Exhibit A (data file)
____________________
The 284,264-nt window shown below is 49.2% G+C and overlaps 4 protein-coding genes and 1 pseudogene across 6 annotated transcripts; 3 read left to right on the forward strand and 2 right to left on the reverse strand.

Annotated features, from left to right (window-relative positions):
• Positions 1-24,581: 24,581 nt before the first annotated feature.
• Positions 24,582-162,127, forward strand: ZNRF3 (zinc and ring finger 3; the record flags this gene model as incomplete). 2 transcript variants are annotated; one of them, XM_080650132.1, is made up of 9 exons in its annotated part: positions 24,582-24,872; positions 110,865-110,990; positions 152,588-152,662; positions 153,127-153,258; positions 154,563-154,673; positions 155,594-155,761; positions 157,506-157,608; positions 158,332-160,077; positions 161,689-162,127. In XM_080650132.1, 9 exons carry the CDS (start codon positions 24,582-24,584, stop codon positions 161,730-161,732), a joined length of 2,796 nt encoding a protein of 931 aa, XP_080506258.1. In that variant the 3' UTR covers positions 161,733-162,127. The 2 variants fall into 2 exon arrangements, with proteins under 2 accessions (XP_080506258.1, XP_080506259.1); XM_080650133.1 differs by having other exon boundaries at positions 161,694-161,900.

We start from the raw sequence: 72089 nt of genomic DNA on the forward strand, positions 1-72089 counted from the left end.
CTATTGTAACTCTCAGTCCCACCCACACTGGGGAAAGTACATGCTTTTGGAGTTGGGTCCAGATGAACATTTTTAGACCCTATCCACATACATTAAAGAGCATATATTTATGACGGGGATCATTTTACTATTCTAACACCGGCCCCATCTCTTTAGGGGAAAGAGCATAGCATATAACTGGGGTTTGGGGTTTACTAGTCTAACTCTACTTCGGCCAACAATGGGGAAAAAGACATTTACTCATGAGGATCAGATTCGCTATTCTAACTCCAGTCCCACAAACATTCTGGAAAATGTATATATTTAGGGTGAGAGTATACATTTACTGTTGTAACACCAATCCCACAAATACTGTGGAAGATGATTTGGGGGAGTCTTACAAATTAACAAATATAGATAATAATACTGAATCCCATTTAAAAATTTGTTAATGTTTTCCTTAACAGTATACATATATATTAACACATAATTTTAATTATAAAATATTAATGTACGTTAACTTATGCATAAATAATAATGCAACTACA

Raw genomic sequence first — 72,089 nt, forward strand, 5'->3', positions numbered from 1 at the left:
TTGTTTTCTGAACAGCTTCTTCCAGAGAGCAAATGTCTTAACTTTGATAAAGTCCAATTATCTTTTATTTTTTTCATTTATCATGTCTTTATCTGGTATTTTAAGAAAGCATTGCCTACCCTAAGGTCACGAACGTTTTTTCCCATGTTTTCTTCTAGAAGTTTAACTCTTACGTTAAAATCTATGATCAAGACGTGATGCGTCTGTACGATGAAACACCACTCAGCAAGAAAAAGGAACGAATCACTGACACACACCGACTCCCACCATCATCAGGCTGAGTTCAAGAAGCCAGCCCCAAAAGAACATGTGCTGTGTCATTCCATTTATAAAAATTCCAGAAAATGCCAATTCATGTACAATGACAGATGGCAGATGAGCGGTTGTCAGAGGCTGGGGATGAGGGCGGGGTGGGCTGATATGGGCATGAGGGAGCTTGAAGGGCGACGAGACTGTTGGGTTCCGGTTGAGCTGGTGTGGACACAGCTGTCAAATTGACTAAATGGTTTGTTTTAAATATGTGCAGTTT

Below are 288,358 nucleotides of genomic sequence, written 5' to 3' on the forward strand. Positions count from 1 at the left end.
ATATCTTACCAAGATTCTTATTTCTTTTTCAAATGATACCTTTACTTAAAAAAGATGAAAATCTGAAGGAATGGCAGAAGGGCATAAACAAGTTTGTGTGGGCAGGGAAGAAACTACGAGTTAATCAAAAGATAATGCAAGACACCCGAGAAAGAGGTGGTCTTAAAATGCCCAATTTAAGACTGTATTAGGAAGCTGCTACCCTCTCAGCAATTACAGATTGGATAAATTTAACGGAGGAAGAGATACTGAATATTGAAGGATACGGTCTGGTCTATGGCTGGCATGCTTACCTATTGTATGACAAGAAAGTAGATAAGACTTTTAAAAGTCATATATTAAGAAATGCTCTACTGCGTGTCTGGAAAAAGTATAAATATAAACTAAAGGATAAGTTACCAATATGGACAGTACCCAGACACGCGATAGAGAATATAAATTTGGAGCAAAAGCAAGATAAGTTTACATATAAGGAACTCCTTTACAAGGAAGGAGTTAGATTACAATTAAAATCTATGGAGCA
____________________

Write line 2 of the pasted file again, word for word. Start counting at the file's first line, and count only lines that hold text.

Annotated features, from left to right (window-relative positions):